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Sun, 08.06.1871

John Work Jr., Musicologist and Choral Director born

John Work Jr.

*John Work Jr. was born on this date in 1871.  He was a Black musicologist, choral director, educationalist, singer, and songwriter.

John Wesley Work Jr. was born in Nashville, Tennessee, and was the son of Samuella and John Wesley Work. His father was a choir director, and some members were in the original Fisk Jubilee Singers and wrote The Gold and Blue, the Fisk University Alma Mater. Young Work Jr. attended Fisk University, where he organized singing groups and studied Latin and history, graduating in 1895. He also studied at Harvard University. Work taught in Tullahoma, Tennessee, and worked in the library at Fisk University before becoming a Latin and history instructor at Fisk in 1904.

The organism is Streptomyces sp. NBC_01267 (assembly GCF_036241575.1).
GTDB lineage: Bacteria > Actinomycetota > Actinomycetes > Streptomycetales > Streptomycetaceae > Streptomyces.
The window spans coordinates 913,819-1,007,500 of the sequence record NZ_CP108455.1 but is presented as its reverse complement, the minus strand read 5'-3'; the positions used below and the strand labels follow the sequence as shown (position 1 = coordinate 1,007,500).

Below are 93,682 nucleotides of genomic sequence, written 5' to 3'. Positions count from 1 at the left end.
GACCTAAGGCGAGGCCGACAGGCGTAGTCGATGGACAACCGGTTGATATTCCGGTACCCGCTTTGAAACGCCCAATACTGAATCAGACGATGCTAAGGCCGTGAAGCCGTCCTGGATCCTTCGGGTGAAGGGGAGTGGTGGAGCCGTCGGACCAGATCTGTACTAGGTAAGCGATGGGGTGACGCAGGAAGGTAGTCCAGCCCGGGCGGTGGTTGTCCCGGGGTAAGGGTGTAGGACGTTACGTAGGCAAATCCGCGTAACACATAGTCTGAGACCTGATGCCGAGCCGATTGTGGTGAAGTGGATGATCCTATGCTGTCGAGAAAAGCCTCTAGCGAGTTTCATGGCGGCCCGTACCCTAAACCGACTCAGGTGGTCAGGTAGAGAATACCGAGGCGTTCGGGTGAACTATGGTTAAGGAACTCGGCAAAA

His colleague, instructor, and registrar, Minnie Lee Crosthwaite, later commented on his deep interest in the "progress and welfare of his students." However, he had conflicts with others in the Fisk music department. With his wife and his brother, Frederick, Work began collecting slave songs and spirituals, publishing them as New Jubilee Songs as Sung by the Fisk Jubilee Singers (1901) and New Jubilee Songs and Folk Songs of the American Negro(1907). The latter book included the first publication of "Go Tell It on the Mountain." His other songs included "Song of the Warrior," "If Only You Were Here," "Negro Lullaby," and "Negro Love Song."

He also established the music publishing company Work Brothers and Hart. Work Jr. married Agnes Haynes in 1899. They had six children, one of whom was John Wesley Work III. As the director of the Fisk Jubilee Singers, he took them on tour each year. However, because of negative feelings toward Black folk music at Fisk, he was forced to resign from his post there in 1923. He then served as president of Roger Williams University in Nashville. John Westley Work Jr., one of the first African Americans to collect folk songs and spirituals, died on September 7, 1925.

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